Micron Technology signaled more pain ahead for the global electronics sector, warning that a shortage of memory chips would last through the end of the year, leading to large price hikes.
With pent-up demand for memory chips, Micron said last month that its quarterly sales are on pace to improve more than 30% year over year to around $7.1 billion in the latest quarter. Over the long term, it is trying to take advantage of smartphones, cars, and other electronics that are integrating more memory than they used to to run artificial intelligence or connect to 5G.
As demand for chips rebounds and supply tightens, the electronics industry is experiencing a massive "undersupply" of DRAM memory chips, causing average prices to spike. Micron said tight supplies coupled with strong demand would cause the semiconductor industry to fall short on filling orders for DRAM through the end of 2021 and possibly longer.
More than 70% of Micron's business in the second quarter came from DRAM memory. Sales in the segment soared 44% year over year to around $4.4 billion.
Micron has long been the largest U.S. manufacturer of DRAM and NAND memory chips used from game consoles and smartphones to automobiles and data centers. The memory giant’s profit and sales have rebounded over the last year, buoyed by consumers snapping up devices as the coronavirus forced large parts of the population to work and study from home.
Micron, Samsung Electronics, and SK Hynix are hastening to boost supply in a market where memory chips are largely interchangeable and prices constantly changing based on demand. Micron—the world's No. 3 memory chip vendor behind Samsung and SK Hynix—is also selling more to device manufacturers buying buffer inventory to get through the global chip shortage.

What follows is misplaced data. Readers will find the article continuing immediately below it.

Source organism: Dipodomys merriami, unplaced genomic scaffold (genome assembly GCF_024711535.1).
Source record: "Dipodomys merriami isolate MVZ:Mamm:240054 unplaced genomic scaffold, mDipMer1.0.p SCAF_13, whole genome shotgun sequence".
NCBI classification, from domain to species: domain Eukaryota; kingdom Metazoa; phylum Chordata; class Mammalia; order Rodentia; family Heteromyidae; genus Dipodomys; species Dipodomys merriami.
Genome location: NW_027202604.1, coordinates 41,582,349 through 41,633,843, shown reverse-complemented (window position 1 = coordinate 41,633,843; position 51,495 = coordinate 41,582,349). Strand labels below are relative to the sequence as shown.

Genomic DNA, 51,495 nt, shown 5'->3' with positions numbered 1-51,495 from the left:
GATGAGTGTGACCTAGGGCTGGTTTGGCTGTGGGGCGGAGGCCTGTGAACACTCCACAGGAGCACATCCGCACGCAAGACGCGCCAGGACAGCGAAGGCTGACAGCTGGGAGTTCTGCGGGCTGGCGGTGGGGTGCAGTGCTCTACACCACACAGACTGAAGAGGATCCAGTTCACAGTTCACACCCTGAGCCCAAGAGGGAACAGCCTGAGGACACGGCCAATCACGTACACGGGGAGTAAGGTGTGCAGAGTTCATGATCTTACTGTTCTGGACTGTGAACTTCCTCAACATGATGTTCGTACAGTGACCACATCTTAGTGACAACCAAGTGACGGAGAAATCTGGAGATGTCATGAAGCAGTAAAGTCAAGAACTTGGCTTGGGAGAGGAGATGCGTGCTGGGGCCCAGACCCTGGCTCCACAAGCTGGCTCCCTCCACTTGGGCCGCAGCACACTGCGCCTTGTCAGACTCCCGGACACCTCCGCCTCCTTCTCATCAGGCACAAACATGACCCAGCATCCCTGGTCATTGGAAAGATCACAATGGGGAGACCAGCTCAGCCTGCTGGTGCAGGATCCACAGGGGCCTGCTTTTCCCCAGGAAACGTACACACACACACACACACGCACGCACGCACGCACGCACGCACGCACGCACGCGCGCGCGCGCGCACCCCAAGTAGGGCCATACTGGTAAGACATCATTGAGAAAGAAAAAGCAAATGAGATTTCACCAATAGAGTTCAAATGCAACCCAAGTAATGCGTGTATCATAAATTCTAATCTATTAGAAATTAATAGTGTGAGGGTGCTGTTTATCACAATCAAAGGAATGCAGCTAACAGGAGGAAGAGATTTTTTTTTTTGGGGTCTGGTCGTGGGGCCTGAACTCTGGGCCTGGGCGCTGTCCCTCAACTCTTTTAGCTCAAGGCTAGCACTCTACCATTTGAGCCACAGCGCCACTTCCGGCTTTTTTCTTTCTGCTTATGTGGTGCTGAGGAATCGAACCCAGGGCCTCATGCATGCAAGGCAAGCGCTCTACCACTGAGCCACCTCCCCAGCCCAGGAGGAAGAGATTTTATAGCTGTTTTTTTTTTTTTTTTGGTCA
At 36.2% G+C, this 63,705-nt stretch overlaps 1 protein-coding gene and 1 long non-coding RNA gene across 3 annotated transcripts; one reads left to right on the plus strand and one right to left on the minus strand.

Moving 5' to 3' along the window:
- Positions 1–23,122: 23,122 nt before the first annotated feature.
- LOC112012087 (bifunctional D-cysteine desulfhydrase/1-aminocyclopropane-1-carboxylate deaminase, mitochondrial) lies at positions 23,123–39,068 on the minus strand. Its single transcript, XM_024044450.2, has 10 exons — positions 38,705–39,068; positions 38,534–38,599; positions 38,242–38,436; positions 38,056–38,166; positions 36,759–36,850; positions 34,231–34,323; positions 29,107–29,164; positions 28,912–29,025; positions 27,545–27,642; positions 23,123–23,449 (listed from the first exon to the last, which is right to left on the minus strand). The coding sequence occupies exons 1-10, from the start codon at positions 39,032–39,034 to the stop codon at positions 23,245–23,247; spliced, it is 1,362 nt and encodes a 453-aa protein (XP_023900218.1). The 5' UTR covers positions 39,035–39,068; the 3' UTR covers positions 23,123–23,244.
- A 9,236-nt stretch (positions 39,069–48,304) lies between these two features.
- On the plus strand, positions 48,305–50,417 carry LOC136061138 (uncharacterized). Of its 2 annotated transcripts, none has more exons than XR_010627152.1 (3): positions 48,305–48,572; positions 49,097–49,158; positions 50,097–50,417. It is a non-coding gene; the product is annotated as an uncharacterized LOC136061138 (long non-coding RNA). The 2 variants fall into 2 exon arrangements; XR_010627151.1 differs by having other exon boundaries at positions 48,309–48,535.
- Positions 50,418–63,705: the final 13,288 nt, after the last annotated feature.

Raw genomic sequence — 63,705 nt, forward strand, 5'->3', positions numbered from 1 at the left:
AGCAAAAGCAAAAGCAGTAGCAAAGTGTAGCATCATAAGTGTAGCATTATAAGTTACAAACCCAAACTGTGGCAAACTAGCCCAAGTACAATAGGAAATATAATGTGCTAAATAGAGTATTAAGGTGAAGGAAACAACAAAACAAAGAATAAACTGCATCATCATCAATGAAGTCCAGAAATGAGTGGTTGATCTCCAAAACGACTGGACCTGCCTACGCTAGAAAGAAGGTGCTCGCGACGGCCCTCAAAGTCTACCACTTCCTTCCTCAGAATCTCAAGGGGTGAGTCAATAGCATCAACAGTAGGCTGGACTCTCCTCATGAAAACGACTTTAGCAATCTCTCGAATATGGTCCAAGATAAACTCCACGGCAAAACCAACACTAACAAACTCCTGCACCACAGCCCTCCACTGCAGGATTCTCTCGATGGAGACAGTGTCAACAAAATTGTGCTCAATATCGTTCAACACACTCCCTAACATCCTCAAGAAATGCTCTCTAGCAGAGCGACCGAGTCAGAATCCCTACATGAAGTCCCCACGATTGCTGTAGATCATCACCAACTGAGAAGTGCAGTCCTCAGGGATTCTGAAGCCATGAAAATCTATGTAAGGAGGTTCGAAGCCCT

The global chip business has been plagued by production shortages in recent months. Apple, Sony, Dell and other electronics industry giants have been struggling to buy enough parts. The shortages, caused by sudden and huge swings in demand due to the virus, has also hampered the global supply chain for chips used in cars, forcing auto manufacturers to delay production.
Shortages this year are affecting not only the most advanced foundry and logic nodes but also legacy nodes used in power management, radio frequency, and other non-memory chips.
“The strong demand across various end markets, combined with disruptions at certain logic and foundry semiconductor makers, has resulted in a shortage of non-memory chips at our customers, and we believe memory demands would have been even greater without these shortages,” Micron CEO Sanjay Mehrotra said on a conference call with analysts last month.
Market research firm Trendforce said average DRAM prices increased between 3% and 8% in the first quarter and it anticipates prices to rise between 13% to 18% in the second quarter as demand soars. At the same time, NAND flash prices are projected to improve up to 8% in the second quarter due to recovering demand in the smartphone, PC, and data center segments.
Micron is also trying to work through the fallout from a power outage at one of its factories in Taiwan at the end of last year. In recent months, industry insiders have warned that the global chip supply chain has become more vulnerable to geopolitical conflicts and natural disasters because suppliers at different points along the line are too concentrated in distinct regions.
The chip shortage has been exacerbated by a fire at a Renesas Electronics fab in Japan and a cold front in Texas that temporarily disabled chip factories run by Samsung, NXP, and Infineon.
The company also warned about the severe drought in Taiwan, which has reduced the water supply to one of its DRAM fabs. Micron has procured alternative sources of water, but it will continue to monitor the situation closely in the months ahead. “At this time, we do not see an impact to DRAM production output,” Mehrotra said, “however, this is a developing situation.”
The company's second-quarter sales came out to $6.24 billion, up from $4.80 billion last year. Micron's profit was $603 million, or 53 cents per share, up from $405 million a year ago.